Warning bankers to take him seriously, Senate Banking Committee Chairman Alfonse M. D'Amato vowed Wednesday that he would get his legislation banning ATM surcharges enacted this year by any means necessary.
"Make no mistake, we are going to bring this bill to a vote of the full Senate prior to the end of this legislative session," the New York Republican said in an effort to dispel any notions that his threats are merely election-year rhetoric.
He added that he would seek to attach the ban to nonbanking legislation if needed to get it passed before Congress adjourns in early October. Though the House is not expected to vote on the measure this session, it could still become law as part of broader legislation approved by both chambers.
Though banking industry witnesses reiterated arguments that the proposal is a form of price fixing and that consumers can easily avoid these fees, lawmakers from both parties responded that they had lost patience with the free market.
"The only thing that has spread faster than these surcharges has been the Florida brush fires," Sen. Christopher J. Dodd, D-Conn. "It was my hope that competitive pressures would act to keep fees low."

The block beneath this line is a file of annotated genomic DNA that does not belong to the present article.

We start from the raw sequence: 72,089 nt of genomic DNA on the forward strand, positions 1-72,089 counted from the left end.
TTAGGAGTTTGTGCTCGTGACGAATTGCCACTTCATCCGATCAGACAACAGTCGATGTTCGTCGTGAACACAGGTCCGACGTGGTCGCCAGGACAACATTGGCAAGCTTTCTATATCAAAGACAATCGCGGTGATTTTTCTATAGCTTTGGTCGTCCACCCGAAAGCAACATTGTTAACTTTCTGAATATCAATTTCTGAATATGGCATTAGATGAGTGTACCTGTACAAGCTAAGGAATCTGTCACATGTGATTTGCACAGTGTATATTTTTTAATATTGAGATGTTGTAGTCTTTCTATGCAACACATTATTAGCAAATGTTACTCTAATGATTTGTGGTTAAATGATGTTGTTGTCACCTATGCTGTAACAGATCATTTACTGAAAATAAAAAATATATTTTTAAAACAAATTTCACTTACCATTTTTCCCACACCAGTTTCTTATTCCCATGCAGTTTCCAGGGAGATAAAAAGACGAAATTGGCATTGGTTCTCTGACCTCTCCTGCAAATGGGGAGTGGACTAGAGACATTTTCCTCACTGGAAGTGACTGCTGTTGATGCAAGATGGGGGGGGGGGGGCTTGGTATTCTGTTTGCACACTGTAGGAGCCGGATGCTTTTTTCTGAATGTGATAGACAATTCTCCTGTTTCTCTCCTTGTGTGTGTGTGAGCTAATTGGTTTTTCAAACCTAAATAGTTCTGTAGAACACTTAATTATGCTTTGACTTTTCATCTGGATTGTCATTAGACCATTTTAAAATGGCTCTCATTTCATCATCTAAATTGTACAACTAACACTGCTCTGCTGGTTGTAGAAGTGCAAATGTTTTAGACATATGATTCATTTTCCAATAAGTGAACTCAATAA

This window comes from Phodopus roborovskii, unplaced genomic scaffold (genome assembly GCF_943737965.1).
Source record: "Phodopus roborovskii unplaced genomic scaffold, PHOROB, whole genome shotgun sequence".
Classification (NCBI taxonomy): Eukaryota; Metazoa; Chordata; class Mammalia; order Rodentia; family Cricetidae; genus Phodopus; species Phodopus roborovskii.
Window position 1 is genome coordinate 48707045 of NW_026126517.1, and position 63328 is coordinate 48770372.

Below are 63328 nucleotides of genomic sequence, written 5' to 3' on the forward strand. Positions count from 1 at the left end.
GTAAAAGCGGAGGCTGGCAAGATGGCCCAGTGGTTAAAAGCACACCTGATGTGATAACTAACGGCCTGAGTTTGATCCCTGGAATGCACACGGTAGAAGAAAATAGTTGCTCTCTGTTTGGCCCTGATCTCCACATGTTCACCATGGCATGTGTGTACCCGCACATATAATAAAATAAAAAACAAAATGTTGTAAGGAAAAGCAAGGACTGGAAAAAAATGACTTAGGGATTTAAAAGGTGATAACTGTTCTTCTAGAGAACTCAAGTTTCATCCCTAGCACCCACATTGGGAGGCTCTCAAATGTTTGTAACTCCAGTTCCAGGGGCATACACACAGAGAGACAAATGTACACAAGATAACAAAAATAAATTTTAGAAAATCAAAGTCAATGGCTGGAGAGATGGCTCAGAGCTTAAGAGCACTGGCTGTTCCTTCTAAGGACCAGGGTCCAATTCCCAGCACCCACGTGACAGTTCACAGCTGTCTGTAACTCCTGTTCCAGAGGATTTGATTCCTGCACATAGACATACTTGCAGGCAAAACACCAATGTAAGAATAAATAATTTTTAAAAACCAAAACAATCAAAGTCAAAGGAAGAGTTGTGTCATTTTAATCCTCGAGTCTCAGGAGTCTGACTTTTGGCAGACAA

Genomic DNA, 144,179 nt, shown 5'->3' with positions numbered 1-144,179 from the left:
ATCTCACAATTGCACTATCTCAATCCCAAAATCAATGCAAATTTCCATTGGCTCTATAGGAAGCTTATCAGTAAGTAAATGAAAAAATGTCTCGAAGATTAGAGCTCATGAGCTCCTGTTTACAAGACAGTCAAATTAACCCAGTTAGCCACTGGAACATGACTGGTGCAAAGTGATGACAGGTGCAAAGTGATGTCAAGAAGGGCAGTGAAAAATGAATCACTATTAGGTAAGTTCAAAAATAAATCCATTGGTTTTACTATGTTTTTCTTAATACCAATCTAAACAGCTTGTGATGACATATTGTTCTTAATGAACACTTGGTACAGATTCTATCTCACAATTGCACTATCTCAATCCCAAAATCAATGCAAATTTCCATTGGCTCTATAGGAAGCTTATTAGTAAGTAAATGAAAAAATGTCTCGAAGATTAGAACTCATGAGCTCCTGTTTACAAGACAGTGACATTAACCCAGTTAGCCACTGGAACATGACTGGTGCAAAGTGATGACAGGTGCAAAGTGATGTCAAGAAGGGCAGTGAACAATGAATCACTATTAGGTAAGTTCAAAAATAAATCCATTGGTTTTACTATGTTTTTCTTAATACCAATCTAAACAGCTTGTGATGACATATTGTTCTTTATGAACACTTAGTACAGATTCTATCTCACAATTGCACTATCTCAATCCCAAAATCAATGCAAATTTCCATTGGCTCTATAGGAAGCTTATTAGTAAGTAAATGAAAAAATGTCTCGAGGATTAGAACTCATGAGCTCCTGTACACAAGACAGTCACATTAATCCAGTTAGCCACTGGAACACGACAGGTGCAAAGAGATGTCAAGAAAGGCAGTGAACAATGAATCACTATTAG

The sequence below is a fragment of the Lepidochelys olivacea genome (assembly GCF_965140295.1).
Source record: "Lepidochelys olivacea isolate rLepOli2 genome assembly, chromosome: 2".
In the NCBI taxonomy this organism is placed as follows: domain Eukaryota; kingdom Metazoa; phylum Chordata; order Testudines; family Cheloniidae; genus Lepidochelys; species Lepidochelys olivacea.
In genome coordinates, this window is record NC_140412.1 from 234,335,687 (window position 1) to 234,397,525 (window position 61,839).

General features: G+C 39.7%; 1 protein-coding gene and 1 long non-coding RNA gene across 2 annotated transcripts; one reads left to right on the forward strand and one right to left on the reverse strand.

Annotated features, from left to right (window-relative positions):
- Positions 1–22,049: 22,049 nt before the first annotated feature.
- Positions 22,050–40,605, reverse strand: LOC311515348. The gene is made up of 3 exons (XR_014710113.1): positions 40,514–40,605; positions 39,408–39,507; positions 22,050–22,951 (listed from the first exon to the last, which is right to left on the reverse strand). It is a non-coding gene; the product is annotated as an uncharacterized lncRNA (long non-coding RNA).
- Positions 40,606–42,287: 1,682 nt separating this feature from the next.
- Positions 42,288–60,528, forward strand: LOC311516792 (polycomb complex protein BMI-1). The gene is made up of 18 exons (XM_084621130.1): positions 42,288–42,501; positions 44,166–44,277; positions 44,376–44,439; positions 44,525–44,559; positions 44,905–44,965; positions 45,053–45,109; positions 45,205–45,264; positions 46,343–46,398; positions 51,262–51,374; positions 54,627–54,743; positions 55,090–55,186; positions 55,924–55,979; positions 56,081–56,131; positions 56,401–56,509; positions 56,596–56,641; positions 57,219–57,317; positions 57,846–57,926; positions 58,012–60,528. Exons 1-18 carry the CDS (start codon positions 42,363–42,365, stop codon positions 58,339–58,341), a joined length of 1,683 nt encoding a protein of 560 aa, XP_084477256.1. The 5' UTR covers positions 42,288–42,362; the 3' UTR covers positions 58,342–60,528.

Sen. Dodd added that he was concerned that banks would use skyrocketing fee income to compensate for lax underwriting standards. "I can't help but wonder whether the profit from the fees ... isn't giving bank officials a false sense of security about their lending practices."
Sen. D'Amato repeated findings from a recent General Accounting Office report that the average surcharge is expected to reach $1.38 by yearend, up from 99 cents at the end of 1995. The GAO also found that noncustomers have to pay surcharges at 79% of ATMs.
But, in a preview of a government study to be released this week, a Congressional Budget Office official testified that in 1997 that the number of ATM transactions conducted by noncustomers had declined.
"Cardholders have responded to surcharges by changing their use of ATMs, which is blunting the effects of high ATM fees," said Jan Paul Acton, assistant director of the CBO.
Mr. Acton said the evidence is inconclusive on whether surcharges are forcing customers to shift deposits away from community banks to big banks that control ATM networks.